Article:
Both posts conducted mass tests when recruits reported having symptoms after the end of their 14-day controlled monitoring phases, a new part of basic combat training added to prevent the virus from spreading freely among new recruits.
Army Chief of Staff Gen. James McConville previously said that many COVID-19 cases among Army recruits are asymptomatic, which is “why the testing becomes very, very important, especially with the younger population.”
The cluster of cases at the two training sites was announced despite Pentagon guidance from late March ordering base commanders to stop publicly releasing their COVID-19 case numbers due to concerns that adversaries could exploit the information.
“An exception was made in the cases of Ft. Benning and Ft. Leonard Wood because the numbers were so high this time around,” said Army spokesman Jason Waggoner. “Army Senior Leaders wanted to have transparency on these cases so an expectation was made.”
Health professionals at Fort Leonard Wood first screened and tested about 500 soldiers and trainees assigned to 1st Battalion, 48th Infantry Regiment, upon their arrival, according to officials there. All test results were negative, and they then began the 14-day monitoring phase.
“Four days after the end of the group’s controlled monitoring phase, a trainee reported to Harper In-processing Health Screening Facility with symptoms, and immediately, all 500 were tested again, resulting in the increased positive test results,” the post said in its statement this weekend.
Officials at Fort Benning ran into a similar issue.
About 640 soldiers and trainees assigned to the 30th AG Battalion and 2nd Battalion, 29th Infantry Regiment, were initially screened and tested by medical professionals at the beginning of their 14-day monitoring period. All but four test results came back negative.
Those four individuals were isolated, and have since recovered and received negative test results, according to Fort Benning. However, others there later caught the virus.
“Eight days after the end of the group’s controlled monitoring phase, a trainee reported to his unit leadership with symptoms, and immediately, all 640 across the two units were tested again,” the Fort Benning statement reads. “Of those tested, 142 had positive results.”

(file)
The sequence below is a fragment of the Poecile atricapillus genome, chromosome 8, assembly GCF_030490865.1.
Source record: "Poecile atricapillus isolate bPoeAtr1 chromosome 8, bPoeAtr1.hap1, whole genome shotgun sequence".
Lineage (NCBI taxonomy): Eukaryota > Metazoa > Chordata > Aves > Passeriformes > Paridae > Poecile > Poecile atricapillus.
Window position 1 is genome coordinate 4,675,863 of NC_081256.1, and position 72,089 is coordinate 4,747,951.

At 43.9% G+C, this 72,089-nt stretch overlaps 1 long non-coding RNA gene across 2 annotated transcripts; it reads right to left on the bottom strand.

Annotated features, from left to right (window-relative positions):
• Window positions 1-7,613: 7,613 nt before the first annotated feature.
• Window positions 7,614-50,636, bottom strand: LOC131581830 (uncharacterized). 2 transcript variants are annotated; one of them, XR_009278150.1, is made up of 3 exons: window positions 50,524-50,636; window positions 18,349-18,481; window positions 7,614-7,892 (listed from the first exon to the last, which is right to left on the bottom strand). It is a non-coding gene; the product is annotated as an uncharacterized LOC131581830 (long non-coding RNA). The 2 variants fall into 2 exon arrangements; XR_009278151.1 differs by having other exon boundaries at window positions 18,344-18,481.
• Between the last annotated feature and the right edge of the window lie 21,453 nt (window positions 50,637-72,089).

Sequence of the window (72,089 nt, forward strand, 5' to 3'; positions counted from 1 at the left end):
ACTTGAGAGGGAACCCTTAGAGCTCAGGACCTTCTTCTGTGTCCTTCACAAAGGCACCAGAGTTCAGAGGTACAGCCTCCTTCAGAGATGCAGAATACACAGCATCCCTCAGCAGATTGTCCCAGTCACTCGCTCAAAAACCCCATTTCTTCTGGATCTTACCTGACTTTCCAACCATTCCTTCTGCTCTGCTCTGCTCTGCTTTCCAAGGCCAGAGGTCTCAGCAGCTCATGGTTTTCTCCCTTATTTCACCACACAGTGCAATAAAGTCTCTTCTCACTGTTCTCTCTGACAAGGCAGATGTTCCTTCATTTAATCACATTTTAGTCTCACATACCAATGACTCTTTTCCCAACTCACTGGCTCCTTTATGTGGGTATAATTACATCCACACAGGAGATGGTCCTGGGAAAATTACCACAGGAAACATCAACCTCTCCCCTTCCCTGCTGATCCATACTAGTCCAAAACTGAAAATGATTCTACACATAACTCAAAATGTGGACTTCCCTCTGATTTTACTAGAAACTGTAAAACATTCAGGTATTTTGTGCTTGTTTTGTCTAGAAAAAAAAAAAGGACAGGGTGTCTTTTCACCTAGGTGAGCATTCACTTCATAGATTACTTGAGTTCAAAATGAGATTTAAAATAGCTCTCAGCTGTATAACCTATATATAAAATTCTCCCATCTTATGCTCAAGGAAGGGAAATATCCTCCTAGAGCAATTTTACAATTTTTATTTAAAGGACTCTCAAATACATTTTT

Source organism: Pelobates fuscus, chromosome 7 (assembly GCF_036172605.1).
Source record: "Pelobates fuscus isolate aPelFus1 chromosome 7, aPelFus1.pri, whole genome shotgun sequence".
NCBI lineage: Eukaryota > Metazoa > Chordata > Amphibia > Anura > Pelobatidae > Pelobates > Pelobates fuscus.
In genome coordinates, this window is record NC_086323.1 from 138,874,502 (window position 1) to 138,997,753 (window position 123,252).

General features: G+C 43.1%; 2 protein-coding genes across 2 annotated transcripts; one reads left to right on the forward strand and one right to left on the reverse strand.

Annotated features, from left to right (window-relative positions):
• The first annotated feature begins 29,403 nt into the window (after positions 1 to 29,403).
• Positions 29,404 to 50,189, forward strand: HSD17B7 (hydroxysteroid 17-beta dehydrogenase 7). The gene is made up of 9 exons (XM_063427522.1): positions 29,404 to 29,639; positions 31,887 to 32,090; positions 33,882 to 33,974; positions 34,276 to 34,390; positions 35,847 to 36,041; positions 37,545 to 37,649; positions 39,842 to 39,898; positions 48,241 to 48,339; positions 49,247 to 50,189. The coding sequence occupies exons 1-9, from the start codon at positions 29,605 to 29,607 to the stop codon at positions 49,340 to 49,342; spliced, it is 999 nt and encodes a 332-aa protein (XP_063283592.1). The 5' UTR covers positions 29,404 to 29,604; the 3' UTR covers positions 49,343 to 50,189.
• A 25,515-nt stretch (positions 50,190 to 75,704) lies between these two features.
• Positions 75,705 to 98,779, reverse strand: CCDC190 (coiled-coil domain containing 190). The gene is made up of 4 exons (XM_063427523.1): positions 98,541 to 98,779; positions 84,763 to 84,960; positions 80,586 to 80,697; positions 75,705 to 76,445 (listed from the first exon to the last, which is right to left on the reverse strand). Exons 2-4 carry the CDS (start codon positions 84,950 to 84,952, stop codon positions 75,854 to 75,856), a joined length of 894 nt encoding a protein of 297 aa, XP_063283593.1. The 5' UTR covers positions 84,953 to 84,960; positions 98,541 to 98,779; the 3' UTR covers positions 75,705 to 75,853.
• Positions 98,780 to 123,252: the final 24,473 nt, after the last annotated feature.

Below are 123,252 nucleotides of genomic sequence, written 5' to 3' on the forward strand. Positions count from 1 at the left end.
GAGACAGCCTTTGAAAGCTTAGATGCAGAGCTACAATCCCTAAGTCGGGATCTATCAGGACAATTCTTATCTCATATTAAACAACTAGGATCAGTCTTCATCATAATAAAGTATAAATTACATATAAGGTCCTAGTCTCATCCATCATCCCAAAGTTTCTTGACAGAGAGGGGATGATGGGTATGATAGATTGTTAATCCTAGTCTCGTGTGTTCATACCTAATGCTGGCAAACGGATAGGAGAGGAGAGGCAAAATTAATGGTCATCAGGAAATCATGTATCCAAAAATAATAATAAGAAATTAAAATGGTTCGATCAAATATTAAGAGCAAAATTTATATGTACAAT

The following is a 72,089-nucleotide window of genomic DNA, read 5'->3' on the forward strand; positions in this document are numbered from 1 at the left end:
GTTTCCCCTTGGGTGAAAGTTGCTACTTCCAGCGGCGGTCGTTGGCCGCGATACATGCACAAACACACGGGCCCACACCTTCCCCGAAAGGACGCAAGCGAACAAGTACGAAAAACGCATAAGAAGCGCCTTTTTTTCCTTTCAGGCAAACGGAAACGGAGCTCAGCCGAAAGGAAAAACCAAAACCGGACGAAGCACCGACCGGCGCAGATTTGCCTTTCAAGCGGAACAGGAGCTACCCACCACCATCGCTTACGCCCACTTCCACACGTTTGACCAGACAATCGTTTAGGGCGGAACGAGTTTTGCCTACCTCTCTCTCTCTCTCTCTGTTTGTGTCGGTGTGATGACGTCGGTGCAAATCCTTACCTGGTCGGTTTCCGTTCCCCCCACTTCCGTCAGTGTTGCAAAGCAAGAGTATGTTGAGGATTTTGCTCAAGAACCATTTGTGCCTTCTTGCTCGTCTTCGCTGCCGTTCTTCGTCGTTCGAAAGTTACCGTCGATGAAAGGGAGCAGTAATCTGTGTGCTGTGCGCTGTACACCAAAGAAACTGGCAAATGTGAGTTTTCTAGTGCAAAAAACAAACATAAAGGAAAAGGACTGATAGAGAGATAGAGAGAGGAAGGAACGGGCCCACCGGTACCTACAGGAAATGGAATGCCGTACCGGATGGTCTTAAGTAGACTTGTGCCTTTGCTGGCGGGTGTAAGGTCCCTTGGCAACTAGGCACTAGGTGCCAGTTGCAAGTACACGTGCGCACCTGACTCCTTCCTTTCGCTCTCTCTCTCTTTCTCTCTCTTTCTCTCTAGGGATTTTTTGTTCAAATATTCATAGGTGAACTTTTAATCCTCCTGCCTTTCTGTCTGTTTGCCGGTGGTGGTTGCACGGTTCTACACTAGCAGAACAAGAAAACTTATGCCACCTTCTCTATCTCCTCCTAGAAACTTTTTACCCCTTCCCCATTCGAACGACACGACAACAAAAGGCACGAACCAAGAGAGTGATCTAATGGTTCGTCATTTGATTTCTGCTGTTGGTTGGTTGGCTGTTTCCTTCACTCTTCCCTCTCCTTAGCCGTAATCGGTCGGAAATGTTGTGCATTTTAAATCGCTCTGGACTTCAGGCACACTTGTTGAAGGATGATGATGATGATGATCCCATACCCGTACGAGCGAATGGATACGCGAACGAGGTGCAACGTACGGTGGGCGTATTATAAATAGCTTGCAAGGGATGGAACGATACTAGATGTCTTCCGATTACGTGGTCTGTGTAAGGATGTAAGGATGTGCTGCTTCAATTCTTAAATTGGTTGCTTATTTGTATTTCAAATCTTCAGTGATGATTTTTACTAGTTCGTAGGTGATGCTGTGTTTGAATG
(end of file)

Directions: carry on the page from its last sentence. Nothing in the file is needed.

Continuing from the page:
Both posts said they were conducting contact tracing to identify anyone who could have been infected. Officials have isolated and quarantined others as appropriate and said that all impacted buildings, dining facilities and training areas within the affected unit areas have been sanitized in accordance with CDC guidelines.
The originally Army paused taking in new recruits for basic combat training on April 6, citing the issues with moving personnel across the country during a pandemic, but officials resumed the effort two weeks later. They said the service would continue taking recruits from areas in the United States that have been less impacted by the virus or were already recovering based on health tracking models.
When the pause ended, Army Chief of Staff James McConville said the service had increased the number of testing devices at basic training sites in order to proactively test incoming recruits, regardless of whether they were showing the symptoms commonly associated with COVID-19.
“Even those who we tested after we had one or two positive cases, the ones we found out, were mostly asymptomatic," McConville said in mid-April. “So they weren’t showing symptoms. That’s why the testing becomes very, very important, especially with the younger population.”
Kyle Rempfer is an editor and reporter whose investigations have covered combat operations, criminal cases, foreign military assistance and training accidents. Before entering journalism, Kyle served in U.S. Air Force Special Tactics and deployed in 2014 to Paktika Province, Afghanistan, and Baghdad, Iraq.